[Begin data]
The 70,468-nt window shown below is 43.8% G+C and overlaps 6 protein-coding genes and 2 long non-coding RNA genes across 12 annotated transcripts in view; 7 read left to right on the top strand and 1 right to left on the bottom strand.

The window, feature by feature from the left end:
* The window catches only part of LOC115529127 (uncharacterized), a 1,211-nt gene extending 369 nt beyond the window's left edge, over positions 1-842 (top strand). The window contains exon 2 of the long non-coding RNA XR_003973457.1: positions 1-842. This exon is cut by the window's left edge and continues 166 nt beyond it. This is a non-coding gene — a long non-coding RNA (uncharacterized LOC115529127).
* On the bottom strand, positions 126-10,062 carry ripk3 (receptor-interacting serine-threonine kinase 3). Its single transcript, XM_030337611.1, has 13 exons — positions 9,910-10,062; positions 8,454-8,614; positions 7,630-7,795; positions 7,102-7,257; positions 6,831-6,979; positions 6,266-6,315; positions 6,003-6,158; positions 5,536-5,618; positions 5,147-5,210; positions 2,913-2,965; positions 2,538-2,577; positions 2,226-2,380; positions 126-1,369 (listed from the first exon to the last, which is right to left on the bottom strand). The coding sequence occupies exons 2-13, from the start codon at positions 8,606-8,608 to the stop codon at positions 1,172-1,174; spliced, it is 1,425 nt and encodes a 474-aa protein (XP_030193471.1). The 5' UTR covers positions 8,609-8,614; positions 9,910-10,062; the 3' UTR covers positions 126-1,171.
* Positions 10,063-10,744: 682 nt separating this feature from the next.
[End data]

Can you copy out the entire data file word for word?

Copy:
The 70,468-nt window shown below is 43.8% G+C and overlaps 6 protein-coding genes and 2 long non-coding RNA genes across 12 annotated transcripts in view; 7 read left to right on the top strand and 1 right to left on the bottom strand.

The window, feature by feature from the left end:
* The window catches only part of LOC115529127 (uncharacterized), a 1,211-nt gene extending 369 nt beyond the window's left edge, over positions 1-842 (top strand). The window contains exon 2 of the long non-coding RNA XR_003973457.1: positions 1-842. This exon is cut by the window's left edge and continues 166 nt beyond it. This is a non-coding gene — a long non-coding RNA (uncharacterized LOC115529127).
* On the bottom strand, positions 126-10,062 carry ripk3 (receptor-interacting serine-threonine kinase 3). Its single transcript, XM_030337611.1, has 13 exons — positions 9,910-10,062; positions 8,454-8,614; positions 7,630-7,795; positions 7,102-7,257; positions 6,831-6,979; positions 6,266-6,315; positions 6,003-6,158; positions 5,536-5,618; positions 5,147-5,210; positions 2,913-2,965; positions 2,538-2,577; positions 2,226-2,380; positions 126-1,369 (listed from the first exon to the last, which is right to left on the bottom strand). The coding sequence occupies exons 2-13, from the start codon at positions 8,606-8,608 to the stop codon at positions 1,172-1,174; spliced, it is 1,425 nt and encodes a 474-aa protein (XP_030193471.1). The 5' UTR covers positions 8,609-8,614; positions 9,910-10,062; the 3' UTR covers positions 126-1,171.
* Positions 10,063-10,744: 682 nt separating this feature from the next.